One the major differences to “regular” archery is that kyudou bows (yumi) are much bigger than regular bows – they stand well above head height when strung.  So, it draw it successfully, you need to lift it above your head, pushing out your front arm first:

Then extend your back arm as you drop it into place beside your cheek.  Your back hand is extended past your shoulder.

Then, when you let the arrow (ya) go, it’s apparently important to fully extend your rear arm, though I forgot this on each of my attempts:

Just to make things harder, targets (mato) are only 36 cm in diameter, about half the size of regular archery targets:

Here, the various stages of preparation are neatly presented.  The guys on the right are sizing up their targets and notching their bows:

When it came to my turn to have a go, it was challenging to say the least.  My Japanese has improved a lot in the last two years, but hasn’t extended to words like “the notch in the end of an arrow” (mizo) and the three fingered glove (yugake) you use to draw the bow.  My teacher was an old Japanese lady who apparently decided not to show much mercy to my less-than native comprehension skills.  Still, by pushing and prodding me into place when necessary, I ending up doing something approximately like actual Japanese archery.

After 30 minutes of practice on a straw target only 2 metres away, my teacher decided to give me a shot at the real thing.  It was interesting that while I thought none of the Japanese kyuudou students who were there really paid much attention to me, I heard later that when my back was turned and I was shooting, this foreigner was well and truly the center of attention, everybody wanting to see if a gaikokujin had what it took.  Unfortunately, I don’t think I represented the rest of the world with aplomb.  I had three attempts:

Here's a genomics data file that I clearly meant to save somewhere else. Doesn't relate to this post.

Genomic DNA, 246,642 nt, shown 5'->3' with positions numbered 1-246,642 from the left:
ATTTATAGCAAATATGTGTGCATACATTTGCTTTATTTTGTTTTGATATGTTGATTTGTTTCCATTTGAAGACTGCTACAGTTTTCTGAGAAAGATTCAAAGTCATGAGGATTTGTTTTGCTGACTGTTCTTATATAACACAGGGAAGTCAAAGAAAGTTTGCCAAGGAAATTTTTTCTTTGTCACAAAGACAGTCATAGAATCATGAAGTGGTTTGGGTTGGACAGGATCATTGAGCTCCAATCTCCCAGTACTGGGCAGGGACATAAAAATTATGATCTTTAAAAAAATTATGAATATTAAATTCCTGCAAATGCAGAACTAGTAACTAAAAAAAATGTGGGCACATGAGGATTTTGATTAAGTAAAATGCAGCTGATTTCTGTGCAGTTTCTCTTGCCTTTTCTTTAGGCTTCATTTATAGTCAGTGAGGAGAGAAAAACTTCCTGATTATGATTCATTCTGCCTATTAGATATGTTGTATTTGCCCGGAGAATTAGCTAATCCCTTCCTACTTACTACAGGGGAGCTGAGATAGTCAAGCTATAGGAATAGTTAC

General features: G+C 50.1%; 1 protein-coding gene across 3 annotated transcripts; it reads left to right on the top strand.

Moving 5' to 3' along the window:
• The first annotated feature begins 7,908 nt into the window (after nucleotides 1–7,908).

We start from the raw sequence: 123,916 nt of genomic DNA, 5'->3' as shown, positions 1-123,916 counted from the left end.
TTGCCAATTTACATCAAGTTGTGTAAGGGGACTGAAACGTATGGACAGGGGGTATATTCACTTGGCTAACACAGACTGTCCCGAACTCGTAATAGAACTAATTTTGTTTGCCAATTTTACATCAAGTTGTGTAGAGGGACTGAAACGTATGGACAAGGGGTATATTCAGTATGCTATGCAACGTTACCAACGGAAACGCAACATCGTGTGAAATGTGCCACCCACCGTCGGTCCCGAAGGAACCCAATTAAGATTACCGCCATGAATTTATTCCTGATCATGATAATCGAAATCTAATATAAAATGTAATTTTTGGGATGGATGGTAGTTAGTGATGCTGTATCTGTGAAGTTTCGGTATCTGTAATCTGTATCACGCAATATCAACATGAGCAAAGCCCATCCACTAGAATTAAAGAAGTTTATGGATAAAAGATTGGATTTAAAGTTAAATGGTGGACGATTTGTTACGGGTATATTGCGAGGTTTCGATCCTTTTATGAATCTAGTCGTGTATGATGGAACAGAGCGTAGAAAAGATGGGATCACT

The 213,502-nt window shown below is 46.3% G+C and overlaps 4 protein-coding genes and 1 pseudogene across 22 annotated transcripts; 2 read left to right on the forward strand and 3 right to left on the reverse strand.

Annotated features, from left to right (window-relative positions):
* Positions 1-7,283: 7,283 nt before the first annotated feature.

Attempt 1: I make lots and lots of mistakes.  I walk to the wrong place, I move the wrong foot, I drop the arrow at least three or four times.  In kyuudou, you don’t grip the arrow between your fingers; it just sits there on the string by itself.  There’s something very anti-climactic about drawing the bow back, feeling the tension and power running through it, you’re ready to shoot… only to hear the dull thunk of the arrow hitting the ground beneath your feet.  Result: my arrow hits the wall about 20 cm from the target.  Okay, it’s a miss, but as a first attempt I’ll take it.